Sellers and buyers are returning but have very different expectations
Crystal balls had been polished, a mini-budget had wreaked havoc, the economy was tipping into recession and there was only one way that property prices could go — and that was down.
Then, amid the reports of thousands of pounds being shaved off prices by hard-bartering buyers, Rightmove surprised everyone this week by reporting that the average asking price has risen by more than £3,000 in the past month.
The figures were published on the same day that Andrew Bailey, the Bank of England governor, told MPs that the mortgage market had “pretty much” recovered from the chaos prompted by the mini-budget of Kwasi Kwarteng, the short-lived chancellor, in September.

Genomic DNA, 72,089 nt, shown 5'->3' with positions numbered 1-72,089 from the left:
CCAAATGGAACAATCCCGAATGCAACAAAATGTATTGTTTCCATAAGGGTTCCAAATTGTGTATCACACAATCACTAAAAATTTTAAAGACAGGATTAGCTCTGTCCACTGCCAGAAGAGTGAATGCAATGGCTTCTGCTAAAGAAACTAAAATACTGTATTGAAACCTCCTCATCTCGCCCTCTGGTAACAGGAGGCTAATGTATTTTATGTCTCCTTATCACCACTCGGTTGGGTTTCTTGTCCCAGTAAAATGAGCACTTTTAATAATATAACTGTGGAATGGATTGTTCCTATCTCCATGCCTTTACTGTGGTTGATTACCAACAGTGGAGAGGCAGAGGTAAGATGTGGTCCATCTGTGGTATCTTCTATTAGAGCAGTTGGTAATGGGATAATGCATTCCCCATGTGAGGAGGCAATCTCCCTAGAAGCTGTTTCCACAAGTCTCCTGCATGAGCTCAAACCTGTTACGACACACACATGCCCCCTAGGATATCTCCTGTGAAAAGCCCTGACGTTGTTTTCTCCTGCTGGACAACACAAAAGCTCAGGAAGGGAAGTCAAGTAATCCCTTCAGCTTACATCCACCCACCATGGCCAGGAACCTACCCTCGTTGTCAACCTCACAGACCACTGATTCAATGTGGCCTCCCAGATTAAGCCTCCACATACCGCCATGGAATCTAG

This week high street lenders including HSBC, Santander and Yorkshire Building Society cut interest rates on fixed-mortgage deals to a three-month low — down to about 5.5 per cent on a two-year fix, having peaked at more than 6.6 per cent at the end of October, according to the analyst Moneyfacts. And estate agents report that the easing of mortgage rates is enticing buyers and sellers back to the market.
We ask what it all means, and whether the predictions of drastic drops in house prices in 2023 have been proven wrong within weeks of the new year starting.